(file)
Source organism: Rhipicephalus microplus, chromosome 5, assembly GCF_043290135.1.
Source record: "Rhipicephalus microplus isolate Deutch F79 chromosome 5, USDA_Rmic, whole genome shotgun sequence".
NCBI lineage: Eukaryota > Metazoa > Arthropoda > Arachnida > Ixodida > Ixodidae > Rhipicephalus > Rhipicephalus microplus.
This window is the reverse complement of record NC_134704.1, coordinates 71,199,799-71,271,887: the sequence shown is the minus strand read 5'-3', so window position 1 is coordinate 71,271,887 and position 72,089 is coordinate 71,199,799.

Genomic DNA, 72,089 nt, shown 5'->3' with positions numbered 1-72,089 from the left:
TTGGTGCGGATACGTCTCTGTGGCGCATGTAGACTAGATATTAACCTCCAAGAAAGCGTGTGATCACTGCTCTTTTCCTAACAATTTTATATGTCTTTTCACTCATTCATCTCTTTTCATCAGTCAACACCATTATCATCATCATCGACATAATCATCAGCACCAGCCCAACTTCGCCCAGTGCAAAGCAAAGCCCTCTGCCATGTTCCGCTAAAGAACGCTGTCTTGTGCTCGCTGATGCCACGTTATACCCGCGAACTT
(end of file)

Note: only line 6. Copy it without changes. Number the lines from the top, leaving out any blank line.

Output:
TTGGTGCGGATACGTCTCTGTGGCGCATGTAGACTAGATATTAACCTCCAAGAAAGCGTGTGATCACTGCTCTTTTCCTAACAATTTTATATGTCTTTTCACTCATTCATCTCTTTTCATCAGTCAACACCATTATCATCATCATCGACATAATCATCAGCACCAGCCCAACTTCGCCCAGTGCAAAGCAAAGCCCTCTGCCATGTTCCGCTAAAGAACGCTGTCTTGTGCTCGCTGATGCCACGTTATACCCGCGAACTT